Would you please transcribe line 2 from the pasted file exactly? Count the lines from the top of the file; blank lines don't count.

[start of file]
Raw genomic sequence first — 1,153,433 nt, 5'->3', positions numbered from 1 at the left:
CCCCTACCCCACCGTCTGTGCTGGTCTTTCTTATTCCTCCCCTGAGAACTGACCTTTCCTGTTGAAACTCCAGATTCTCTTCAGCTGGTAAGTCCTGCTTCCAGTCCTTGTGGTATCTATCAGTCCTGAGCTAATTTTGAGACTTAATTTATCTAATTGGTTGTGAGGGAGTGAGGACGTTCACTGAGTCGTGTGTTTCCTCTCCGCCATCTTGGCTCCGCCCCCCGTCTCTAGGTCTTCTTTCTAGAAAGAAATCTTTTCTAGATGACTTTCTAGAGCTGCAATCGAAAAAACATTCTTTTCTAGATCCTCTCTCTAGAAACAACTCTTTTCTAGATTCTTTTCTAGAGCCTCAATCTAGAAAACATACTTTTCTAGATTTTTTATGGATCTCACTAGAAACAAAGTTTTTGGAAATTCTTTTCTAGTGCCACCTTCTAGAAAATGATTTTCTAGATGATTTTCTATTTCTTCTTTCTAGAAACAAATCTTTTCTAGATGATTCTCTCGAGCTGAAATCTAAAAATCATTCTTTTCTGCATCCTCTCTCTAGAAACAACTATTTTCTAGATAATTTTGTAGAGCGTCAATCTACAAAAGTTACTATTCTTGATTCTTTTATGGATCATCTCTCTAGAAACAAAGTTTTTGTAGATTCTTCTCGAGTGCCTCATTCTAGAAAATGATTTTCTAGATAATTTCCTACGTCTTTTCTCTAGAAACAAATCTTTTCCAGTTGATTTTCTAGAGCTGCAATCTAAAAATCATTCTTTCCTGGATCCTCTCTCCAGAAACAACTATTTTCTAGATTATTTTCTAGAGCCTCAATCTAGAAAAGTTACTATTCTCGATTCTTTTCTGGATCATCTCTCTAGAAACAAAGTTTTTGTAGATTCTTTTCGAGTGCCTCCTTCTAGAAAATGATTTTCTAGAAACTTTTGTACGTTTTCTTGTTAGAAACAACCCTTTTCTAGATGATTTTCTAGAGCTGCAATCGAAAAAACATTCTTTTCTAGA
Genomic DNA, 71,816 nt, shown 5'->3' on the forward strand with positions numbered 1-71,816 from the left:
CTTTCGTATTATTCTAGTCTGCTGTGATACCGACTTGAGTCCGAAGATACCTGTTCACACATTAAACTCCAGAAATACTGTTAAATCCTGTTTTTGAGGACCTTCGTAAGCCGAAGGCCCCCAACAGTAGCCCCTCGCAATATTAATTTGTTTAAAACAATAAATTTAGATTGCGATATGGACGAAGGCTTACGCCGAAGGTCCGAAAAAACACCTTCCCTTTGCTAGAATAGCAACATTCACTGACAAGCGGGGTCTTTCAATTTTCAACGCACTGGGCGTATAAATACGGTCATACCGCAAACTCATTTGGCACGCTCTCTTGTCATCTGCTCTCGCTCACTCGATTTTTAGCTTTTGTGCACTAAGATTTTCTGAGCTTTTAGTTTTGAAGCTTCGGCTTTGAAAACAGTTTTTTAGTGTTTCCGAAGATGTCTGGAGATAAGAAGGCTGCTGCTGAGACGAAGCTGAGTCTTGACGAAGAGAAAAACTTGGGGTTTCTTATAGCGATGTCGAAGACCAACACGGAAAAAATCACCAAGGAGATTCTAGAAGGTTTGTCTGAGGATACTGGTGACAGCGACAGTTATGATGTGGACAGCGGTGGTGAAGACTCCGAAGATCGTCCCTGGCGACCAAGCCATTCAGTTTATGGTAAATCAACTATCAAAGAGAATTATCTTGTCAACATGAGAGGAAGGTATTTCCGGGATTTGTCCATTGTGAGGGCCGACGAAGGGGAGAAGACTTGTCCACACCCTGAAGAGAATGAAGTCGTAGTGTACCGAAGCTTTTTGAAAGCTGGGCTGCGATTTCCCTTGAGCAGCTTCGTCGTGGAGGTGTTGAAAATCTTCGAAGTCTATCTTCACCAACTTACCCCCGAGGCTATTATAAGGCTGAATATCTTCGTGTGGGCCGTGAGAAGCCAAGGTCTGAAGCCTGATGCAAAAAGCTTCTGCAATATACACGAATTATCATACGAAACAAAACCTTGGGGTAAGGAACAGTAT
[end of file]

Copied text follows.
CCCCTACCCCACCGTCTGTGCTGGTCTTTCTTATTCCTCCCCTGAGAACTGACCTTTCCTGTTGAAACTCCAGATTCTCTTCAGCTGGTAAGTCCTGCTTCCAGTCCTTGTGGTATCTATCAGTCCTGAGCTAATTTTGAGACTTAATTTATCTAATTGGTTGTGAGGGAGTGAGGACGTTCACTGAGTCGTGTGTTTCCTCTCCGCCATCTTGGCTCCGCCCCCCGTCTCTAGGTCTTCTTTCTAGAAAGAAATCTTTTCTAGATGACTTTCTAGAGCTGCAATCGAAAAAACATTCTTTTCTAGATCCTCTCTCTAGAAACAACTCTTTTCTAGATTCTTTTCTAGAGCCTCAATCTAGAAAACATACTTTTCTAGATTTTTTATGGATCTCACTAGAAACAAAGTTTTTGGAAATTCTTTTCTAGTGCCACCTTCTAGAAAATGATTTTCTAGATGATTTTCTATTTCTTCTTTCTAGAAACAAATCTTTTCTAGATGATTCTCTCGAGCTGAAATCTAAAAATCATTCTTTTCTGCATCCTCTCTCTAGAAACAACTATTTTCTAGATAATTTTGTAGAGCGTCAATCTACAAAAGTTACTATTCTTGATTCTTTTATGGATCATCTCTCTAGAAACAAAGTTTTTGTAGATTCTTCTCGAGTGCCTCATTCTAGAAAATGATTTTCTAGATAATTTCCTACGTCTTTTCTCTAGAAACAAATCTTTTCCAGTTGATTTTCTAGAGCTGCAATCTAAAAATCATTCTTTCCTGGATCCTCTCTCCAGAAACAACTATTTTCTAGATTATTTTCTAGAGCCTCAATCTAGAAAAGTTACTATTCTCGATTCTTTTCTGGATCATCTCTCTAGAAACAAAGTTTTTGTAGATTCTTTTCGAGTGCCTCCTTCTAGAAAATGATTTTCTAGAAACTTTTGTACGTTTTCTTGTTAGAAACAACCCTTTTCTAGATGATTTTCTAGAGCTGCAATCGAAAAAACATTCTTTTCTAGA